WOW! Really!? We can do this but still we have war, famine, poverty, unemployment, homelessness back down on the planet...tech, I'm sure, will help save us, for sure...I think it's way over time we used it for the benefit of all humans...oh yeah, that means you! I'm connected...
You're saying the investigation into getting off of this over populated, under resourced planet, onto another one is a waste then?
Yep, we still have war, famine, poverty and whatnot. The reason is that huge numbers of people are unable to think more than a very short time in the future, so that, e.g., taking things by force from neighbours sounds like a better idea than talking to them, preventing pregnancies sounds like too much hassle, giving away food to poor countries sounds better than setting up a local agricultural industry - and funds to pure research sound like wasted money.
By the way, you know all those countries that are only now finally clawing their way out of subsistence farming and into a modern economy? They wouldn't stand a chance without telecommunication satellites.
Because a) there are no human-habitable planets within reachable distance, b) we don't have the first hint of a clue how to terraform, c) even if we did it'd take centuries anyway, and d) it'd cost so much in resources to fund colony ships in any case that it becomes a question of how many millions of people you're willing to slaughter in order to send a few thousand out to die a hundred million miles from home. Oh, and e) we've got LEO figured out pretty well by now, and so far it's not making for much of a stepping stone because we still don't have any better way to drive a spacecraft than either profligate wastage of heavy chemical fuels, or ion drives with acceleration rates measured in micrometers-per-second-squared.
I have a solution for the above, but it involves reducing the birth rate and population- workable, but not likely.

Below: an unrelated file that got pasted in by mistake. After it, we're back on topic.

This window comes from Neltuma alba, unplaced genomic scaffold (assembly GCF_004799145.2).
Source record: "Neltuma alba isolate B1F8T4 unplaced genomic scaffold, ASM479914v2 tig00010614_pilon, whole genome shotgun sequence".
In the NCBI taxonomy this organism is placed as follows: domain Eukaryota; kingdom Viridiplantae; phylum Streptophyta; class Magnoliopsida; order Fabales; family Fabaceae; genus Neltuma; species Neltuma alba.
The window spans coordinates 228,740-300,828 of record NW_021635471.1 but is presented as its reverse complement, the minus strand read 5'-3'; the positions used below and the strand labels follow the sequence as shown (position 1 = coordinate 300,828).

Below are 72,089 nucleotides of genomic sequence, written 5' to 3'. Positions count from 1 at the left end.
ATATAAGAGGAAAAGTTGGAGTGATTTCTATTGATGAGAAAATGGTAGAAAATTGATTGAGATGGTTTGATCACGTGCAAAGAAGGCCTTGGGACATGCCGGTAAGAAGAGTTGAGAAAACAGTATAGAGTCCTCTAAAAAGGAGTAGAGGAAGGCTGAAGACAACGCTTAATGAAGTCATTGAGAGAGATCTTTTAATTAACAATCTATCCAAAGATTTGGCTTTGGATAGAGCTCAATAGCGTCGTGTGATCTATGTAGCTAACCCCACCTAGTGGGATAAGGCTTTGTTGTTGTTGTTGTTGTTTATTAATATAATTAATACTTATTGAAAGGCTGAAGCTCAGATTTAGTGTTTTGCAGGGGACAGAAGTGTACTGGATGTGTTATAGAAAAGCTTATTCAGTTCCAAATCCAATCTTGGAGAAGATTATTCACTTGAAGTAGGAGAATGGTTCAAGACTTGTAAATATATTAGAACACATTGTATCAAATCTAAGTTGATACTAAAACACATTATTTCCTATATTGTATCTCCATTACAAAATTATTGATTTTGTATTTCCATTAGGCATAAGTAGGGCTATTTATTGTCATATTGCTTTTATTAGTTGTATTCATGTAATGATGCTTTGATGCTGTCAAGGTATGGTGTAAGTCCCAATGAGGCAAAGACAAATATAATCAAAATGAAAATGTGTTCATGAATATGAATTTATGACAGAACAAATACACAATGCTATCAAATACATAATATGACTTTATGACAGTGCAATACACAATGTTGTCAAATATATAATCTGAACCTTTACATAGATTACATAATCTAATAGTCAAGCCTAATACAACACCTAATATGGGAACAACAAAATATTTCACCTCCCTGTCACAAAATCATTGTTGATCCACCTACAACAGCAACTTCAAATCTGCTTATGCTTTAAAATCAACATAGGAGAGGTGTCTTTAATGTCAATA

In the meantime false dichotomies as above should be avoided. We can walk and talk simultaneously, you know.
Yes, we can do the things you quote because we can. Because we see benefit to it. Because therefore we want to.
The other things you mention we have because either:
1) Some people want them (war, famine, poverty particularly). A few of these people end up in positions of power, and therefore they arrange them.
2) Some people don't realise that what they do causes them (war, famine, unemployment, homelessness, etc.). A fair number of these people exist, and together they cause them.
I don't believe tech will save humans at all. All the things above happen because they can, and the various types of humans mean they do. Tech in some cases just enhances that ability. Advanced tech could advance the ability even further. No; I think that the cure is a human cure.
Let me put his into perspective for you Codemonkey
U.S.A. NASA budget
U.S.A. Military + "Black" budget
If you are looking to reduce poverty, famine and war, where do you think you should be looking for the money?
You should also consider that a portion of NASA funding comes from the Military and is used for work on Military projects.
When will they launch the Sir Clive Sinclair?
Probably when they can get a C5 to escape velocity!
Sir Clive never advanced space science so they can't name a ship after him.
On the other hand Wallace and Gromit flew to the Moon.
Well, if the Top Gear team can attempt to launch a Robin Reliant*....There's a challenge!
Elop ^W Epic fail!!!
Oh, dear mod, where's our Elop icon? Pretty-please!
*Ever tried changing the middle spark plug on one of those early ones? Practically a top-engine strip.
Six spacecraft will be docked with the ISS later this month.
Two Soyuz capsules, one Progress, a European ATV, a Japanese HtV, and a Shuttle. To say nothing of the weight of it all.
"To say nothing of the weight of it all."
I believe you mean mass.
20.06 tonnes on the pad, minus 4534kg of propellant , 1600kg of dry cargo, 850kg of propellant for Zvezda 100kg of oxygen... eh .. er... em... anyone know what's the other 12.976 tonnes is used for ?
The mass of the vehicle. It needs engines and fuel to dock with the ISS.
a) I would so much LOVE to ride a BIG rocket full of food and oxygen etc.. up into space...
b) I am curious as to why they do not choose to (carefully) bring it into a SLOW descent, and allow it to brake with a big parachute - from the tangible fringe of the atmosphere - to slow down over a number of orbits...
c) I for one would love to deck out a used space truck for a home...
In Britain, they happen every other week. Carefully snifted ^Wshifted by the bin-cops.
"Oi, mate, you can't put that rotten space nappy in the metal bin. Don't ya know nuffink? Here's a fifty quid fine.."
Bet ISS hasn't paid it's council tax.
sounds like an american amount, or 10000lb
fscked by SHA-1 collision? Not so fast, says Linus Torvalds